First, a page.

He creates equally sensual and detailed oriented photo-based work; and his art explores social and sensual constructs and experiences.
Starting his career in Bogotá, Colombia and then active for a long period in Lausanne, Switzerland, Jorge eventually relocated to the Bay Area and became a technical and artistic mainstay of MEDIATE’s Soundwave Series as well as the Engineer Scotty of the Starship SFEMF.
Now he’s returned to regularly giving solo electronic concerts such as his recent brilliant one at The Lab’s Serge 40-year Reunion.
◉ Beth Custer (bass & other clarinets | vocals) is a San Francisco based composer, clarinetist, vocalist, bandleader, and the proprietor of BC Records.
An original member of the Club Foot Orchestra, a trailblazing ensemble who pioneered scoring and performing with silent films (Pandora’s Box, Sherlock Jr., Metropolis, etc.), Beth is also a founding member of the 4th-world ensemble Trance Mission, the trip-hop duo Eighty Mile Beach, and leads the quartet of esteemed jazz clarinetists Clarinet Thing, as well as The Beth Custer Ensemble. The Pacific Film Archive commissioned Beth to compose a live score for My Grandmother / ჩემი ბებია / Моя Бабушка, a rare Soviet film, which she toured internationally in Russia, Czech Republic, Ireland, and England, supported by Trust for Mutual Understanding and Mid Atlantic Arts Fund awards.
She composes for theatre, film, dance, television, installations and the concert stage and has created scores for the contemporary chamber ensembles Left Coast Chamber Ensemble, Zeitgeist, Earplay, City Winds, + Turtle Island and Kronos String Quartets; for the theatre productions of Campo Santo Theatre, Berkeley and San Diego Repertory Theatre, Magic Theatre, California Shakespeare, Overtone Industries, A Traveling Jewish Theatre, and Cornerstone Theatre; for dancers and troupes Joe Goode Performance Group, Flyaway Productions, Osseus Labyrinth, AXIS Dance Company, and butō (舞踏) masters Harupin Ha (ハルピン派), Koichi Tamano (玉野黄市) and Ledoh (レドー). Her score for JGPG’s The Maverick Strain, which won an Isadora Duncan Award, excerpts enjoyed a run at the Joyce Theater in NYC during April ’09.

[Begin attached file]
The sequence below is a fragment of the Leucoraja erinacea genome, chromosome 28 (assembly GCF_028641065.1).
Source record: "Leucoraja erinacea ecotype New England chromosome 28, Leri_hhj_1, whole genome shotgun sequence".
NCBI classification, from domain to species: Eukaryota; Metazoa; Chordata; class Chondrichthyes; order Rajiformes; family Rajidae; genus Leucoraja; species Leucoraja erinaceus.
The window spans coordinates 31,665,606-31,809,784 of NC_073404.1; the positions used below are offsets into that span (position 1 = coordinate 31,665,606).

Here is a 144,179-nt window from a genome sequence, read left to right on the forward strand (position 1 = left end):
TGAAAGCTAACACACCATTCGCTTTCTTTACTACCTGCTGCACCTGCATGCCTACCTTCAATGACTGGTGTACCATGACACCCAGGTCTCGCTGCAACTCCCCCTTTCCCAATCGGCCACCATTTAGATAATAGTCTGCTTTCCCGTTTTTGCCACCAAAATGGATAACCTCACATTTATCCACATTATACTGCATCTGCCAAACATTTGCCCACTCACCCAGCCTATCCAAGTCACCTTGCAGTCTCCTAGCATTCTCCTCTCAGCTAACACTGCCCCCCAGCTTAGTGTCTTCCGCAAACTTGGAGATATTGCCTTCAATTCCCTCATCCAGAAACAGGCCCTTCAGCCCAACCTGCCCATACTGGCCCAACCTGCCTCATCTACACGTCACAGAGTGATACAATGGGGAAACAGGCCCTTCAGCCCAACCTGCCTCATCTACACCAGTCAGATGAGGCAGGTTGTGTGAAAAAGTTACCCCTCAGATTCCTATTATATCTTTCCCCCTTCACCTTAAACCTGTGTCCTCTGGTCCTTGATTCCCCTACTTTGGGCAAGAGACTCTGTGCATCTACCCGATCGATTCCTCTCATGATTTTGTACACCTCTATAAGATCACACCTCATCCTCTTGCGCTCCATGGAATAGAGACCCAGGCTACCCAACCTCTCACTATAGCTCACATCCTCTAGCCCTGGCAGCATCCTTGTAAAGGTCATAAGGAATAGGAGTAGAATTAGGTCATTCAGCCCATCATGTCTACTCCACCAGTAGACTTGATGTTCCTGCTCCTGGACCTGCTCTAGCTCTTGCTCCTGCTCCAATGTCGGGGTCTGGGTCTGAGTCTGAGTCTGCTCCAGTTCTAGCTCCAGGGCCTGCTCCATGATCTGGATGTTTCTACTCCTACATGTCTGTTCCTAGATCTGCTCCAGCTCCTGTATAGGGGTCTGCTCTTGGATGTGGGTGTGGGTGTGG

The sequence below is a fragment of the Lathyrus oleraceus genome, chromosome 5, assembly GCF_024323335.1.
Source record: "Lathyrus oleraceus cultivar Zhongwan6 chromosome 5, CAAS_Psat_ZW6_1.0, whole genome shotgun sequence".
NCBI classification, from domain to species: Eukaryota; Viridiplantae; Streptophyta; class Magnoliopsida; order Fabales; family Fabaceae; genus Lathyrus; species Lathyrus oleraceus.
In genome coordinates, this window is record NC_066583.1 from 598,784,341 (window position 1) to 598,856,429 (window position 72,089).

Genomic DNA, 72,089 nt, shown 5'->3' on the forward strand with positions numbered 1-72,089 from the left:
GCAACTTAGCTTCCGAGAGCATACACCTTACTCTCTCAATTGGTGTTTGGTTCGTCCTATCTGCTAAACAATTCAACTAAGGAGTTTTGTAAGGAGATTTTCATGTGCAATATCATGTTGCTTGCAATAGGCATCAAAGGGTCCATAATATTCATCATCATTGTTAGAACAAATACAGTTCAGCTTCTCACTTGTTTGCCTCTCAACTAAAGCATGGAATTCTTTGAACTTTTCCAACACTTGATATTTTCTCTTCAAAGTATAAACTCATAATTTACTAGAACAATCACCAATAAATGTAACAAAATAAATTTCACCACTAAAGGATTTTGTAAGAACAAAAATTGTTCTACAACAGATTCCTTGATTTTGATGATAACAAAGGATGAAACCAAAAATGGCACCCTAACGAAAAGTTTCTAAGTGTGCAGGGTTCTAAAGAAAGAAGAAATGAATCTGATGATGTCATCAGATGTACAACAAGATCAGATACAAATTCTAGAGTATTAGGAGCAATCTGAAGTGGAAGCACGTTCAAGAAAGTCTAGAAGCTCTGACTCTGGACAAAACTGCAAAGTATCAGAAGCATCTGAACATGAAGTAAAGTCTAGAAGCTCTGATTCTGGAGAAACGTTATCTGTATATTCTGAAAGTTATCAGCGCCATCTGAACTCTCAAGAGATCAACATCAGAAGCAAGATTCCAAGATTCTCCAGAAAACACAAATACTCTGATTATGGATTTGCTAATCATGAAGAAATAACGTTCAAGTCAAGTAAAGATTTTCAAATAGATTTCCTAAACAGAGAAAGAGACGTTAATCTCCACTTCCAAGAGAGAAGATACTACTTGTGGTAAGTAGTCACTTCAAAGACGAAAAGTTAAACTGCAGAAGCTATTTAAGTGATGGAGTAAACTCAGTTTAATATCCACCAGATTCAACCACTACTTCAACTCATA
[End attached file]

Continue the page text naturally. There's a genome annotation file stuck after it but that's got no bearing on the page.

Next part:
Beth created KQED’s Independent View theme with her band Eighty Mile Beach and composed for CBS/Film Roman’s Twisted Tales of Felix the Cat with Club Foot Orchestra, as well as creating music for the films of Cathy Lee Crane, Melinda Stone, Betsy Bayha, Julie Wyman, George Spies, Karina Epperlein, Will Zavala, Peter MacCandless, and Koohan Paik (박구한). Beth created four musicals with award winning writer Octavio Solis in LA & SF, and her collaborative scores with inventor and MacArthur Fellow Trimpin led her to compose Vinculum Symphony, a site-specific, large-scale work that unites chamber musicians with experimental instrument builders.
Beth has performed and recorded with a diverse array of artists including inventor Trimpin; artists Vladimir Kokolia and Billie Grace Lynn; musicians Stephen Kent, Fred Frith, Miya Masaoka (正岡みや), Joan Jeanrenaud, Amy Denio, Tin Hat, Tango № 9, Pamela Z, Will Bernard, Sex Mob, John Schott, Grassy Knoll, ROVA Saxophone Quartet, Violent Femmes, J.A. Deane, the late, great Snakefinger, Greg Goodman, William Cepeda, Elaine Buckholtz, Mark Eitzel, Penelope Houston, Anna Homler, Ollin, and Connie Champagne.
◉ Bryan Day (invented instruments)
Bryan Day is a improviser, instrument inventor, illustrator & installation artist based in San Francisco. His work involves combining elements of the natural and man-made world using field recordings, custom audio generation software and homemade instruments. Bryan’s work explores the parallels between the patterns and systems in nature to those in contemporary society.
Bryan has toured throughout the US, Europe, Japan, Korea, Argentina & Mexico, performing both solo as Sistrum and Eloine, and in the Shelf Life and Seeded Plain ensembles, as well as with innumerable collaborators, and has over 40 solo and ensemble releases.